AWARE ENOUGH TO CAREPublished 7:00am Wednesday, June 4, 2014 Updated 9:17am Friday, May 30, 2014
This article first appeared in the Spring 2014 edition of our In Good Company magazine. For more articles visit our In Good Company website.
Article by Margie Gettle Photography Meagan Elling
It started with a nagging thought; one that kept popping into her head over a period of several weeks. Tammy Anderson, Director of Lakeland Hospice Foundation, kept dismissing it. After all, she didn’t know his widow and writing a letter to her just seemed sort of weird. But after friends and acquaintances sent numerous links to websites and newspaper articles about the passing of Baseball Hall of Famer, beloved Minnesota Twin player, and Hospice Volunteer and Advocate Harmon Killebrew, she looked up at God and said, “Ok…I get it. I’ll write to her.” That effort to reach out, to send her sympathies to Nita Killebrew set the stage for what has become huge community strength for Hospice Awareness.
“I wrote a sympathy card to Nita, and never really expected a reply from her,” said Anderson, “but when I received a note from her thanking me for thinking of Harmon and for my work with the Hospice Foundation, I knew bigger, better things were in store.” The reply motivated Tammy to create and develop the “Harmon Killebrew Hospice Day at Target Field” event, which broke a single group attendance record at Target Field, increased community and state awareness of hospice care and earned Lakeland Hospice/LB Homes the prestigious “2014 Community Impact Award” by Aging Services of Minnesota.
Being resourceful and making things happen isn’t foreign to Anderson. A graduate of St. Cloud State University, Tammy’s Bachelor’s Degree in Elementary Education fueled her passion for young children. She served as the Director of Children’s Corner for 16 years and solidly established her role as a proficient advocate for child care initiatives. From fundraising to grass root efforts to establish legislative changes benefiting child care centers and providers, Anderson became that needed voice to get things moving. Children’s Corner and its younger counterpart, The Baby Corner, are successful centers greatly because of the foundation she established and directed.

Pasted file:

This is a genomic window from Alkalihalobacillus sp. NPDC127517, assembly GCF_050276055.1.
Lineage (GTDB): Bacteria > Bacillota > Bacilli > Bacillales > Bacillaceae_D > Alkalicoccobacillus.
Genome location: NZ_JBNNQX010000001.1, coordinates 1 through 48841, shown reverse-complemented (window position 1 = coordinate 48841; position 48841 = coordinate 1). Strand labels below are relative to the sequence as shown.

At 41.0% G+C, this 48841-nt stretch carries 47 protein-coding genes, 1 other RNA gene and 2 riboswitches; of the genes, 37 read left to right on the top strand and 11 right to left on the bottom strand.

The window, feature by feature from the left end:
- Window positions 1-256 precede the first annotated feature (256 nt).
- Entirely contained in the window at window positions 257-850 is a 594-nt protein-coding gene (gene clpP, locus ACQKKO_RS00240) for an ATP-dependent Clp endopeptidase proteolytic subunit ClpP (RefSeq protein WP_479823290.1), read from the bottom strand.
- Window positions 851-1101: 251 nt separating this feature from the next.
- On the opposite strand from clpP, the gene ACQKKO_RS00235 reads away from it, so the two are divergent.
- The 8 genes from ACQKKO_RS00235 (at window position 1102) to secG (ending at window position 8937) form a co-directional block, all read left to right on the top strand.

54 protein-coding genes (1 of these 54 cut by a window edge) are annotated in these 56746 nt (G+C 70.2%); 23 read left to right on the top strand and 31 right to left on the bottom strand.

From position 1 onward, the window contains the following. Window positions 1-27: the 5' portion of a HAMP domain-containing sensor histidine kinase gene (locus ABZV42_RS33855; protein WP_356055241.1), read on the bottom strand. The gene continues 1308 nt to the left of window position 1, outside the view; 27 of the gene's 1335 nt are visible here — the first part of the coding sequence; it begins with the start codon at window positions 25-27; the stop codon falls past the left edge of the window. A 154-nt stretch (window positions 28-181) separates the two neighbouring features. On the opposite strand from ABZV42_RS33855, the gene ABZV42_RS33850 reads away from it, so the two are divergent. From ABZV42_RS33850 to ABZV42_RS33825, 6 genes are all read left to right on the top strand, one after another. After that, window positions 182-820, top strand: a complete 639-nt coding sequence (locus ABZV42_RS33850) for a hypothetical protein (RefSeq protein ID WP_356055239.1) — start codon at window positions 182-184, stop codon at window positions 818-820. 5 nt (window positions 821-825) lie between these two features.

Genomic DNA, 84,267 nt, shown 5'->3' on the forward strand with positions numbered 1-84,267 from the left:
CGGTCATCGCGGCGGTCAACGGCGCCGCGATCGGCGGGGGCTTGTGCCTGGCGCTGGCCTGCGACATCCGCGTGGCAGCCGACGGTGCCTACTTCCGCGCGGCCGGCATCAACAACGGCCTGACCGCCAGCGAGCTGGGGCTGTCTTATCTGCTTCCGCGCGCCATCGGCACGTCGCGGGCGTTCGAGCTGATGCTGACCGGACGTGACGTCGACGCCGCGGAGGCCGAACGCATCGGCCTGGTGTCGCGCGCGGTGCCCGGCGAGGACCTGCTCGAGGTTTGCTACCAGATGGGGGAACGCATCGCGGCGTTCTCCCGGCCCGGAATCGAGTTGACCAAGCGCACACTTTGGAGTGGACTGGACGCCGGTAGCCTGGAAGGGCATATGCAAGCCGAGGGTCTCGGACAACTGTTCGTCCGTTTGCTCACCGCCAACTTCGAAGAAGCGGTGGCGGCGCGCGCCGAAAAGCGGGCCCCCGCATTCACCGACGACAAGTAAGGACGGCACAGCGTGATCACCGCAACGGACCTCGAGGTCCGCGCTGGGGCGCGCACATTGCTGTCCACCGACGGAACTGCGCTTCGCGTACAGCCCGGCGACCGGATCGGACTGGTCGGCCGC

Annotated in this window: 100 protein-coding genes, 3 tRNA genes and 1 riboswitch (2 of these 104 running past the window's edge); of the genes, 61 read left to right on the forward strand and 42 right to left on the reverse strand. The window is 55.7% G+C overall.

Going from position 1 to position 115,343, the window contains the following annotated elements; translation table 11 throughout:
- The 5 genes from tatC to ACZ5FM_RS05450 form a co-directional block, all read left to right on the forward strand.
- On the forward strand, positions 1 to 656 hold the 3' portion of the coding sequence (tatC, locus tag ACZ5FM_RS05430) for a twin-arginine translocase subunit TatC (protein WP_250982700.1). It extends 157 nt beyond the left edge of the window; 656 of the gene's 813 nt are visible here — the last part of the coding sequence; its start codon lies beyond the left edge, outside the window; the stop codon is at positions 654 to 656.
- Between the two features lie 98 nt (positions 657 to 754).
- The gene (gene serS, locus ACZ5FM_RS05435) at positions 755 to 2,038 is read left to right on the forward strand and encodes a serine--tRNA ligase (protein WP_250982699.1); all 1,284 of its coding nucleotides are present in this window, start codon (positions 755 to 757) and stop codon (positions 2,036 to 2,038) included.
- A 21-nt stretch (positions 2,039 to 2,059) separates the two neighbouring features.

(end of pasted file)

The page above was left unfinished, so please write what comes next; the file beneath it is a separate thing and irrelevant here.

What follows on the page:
In 2007, Tammy accepted the position of Director of Lakeland Hospice Foundation. In addition to heading the development and organization of the Harmon Killebrew event, Anderson organizes the annual Lakeland Hospice Motorcycle Ride. She convinced her husband of 24 years, Dean, to purchase a motorcycle so they would be fully immersed and “all in” for the event. She is so “in” that she was given her own biker chick name, “Fenderfluff.”
Anderson isn’t only about work. A busy mother of three (children are married daughter, Meagan, and sons Evan and Nathan) Tammy enjoys the great outdoors and camping with her family at State Parks in Minnesota. Her goal was to fill her State Park Passport with a stamp from every park. She accomplished that and decided to visit each park a second time because it was so much fun the first time around. She carries her camera and enjoys capturing photos of wildlife and scenery. Christmas is her favorite time of year and she celebrates it year round by playing and singing Christmas music constantly to the delight of her co-workers, family and friends. And she loves to draw and color – a creative artistic tendency that has served as a definite strength for her role as a children’s advocate. She enjoys writing children’s stories and would like to publish a few in the future. Tammy is involved with her church and is an active member of the Fergus Fall Kiwanis Club. She is a Past President of the organization whose motto is “Children – Priority One.” She lives a life of true stewardship for God, her family and her community and views each day as an opportunity to serve.
As Anderson gears up for the second annual “Harmon Killebrew Hospice Day at Target Field” event on August 16th, she is looking most forward to spreading the word about Lakeland Hospice and the impact this event has on education and awareness. Tammy’s hope is that “each family can experience the gentle care of hospice, where not one single family ever says they didn’t know hospice care was available or wish they had called sooner. “ With Tammy in the batter’s box, Hospice Awareness is assured a big win.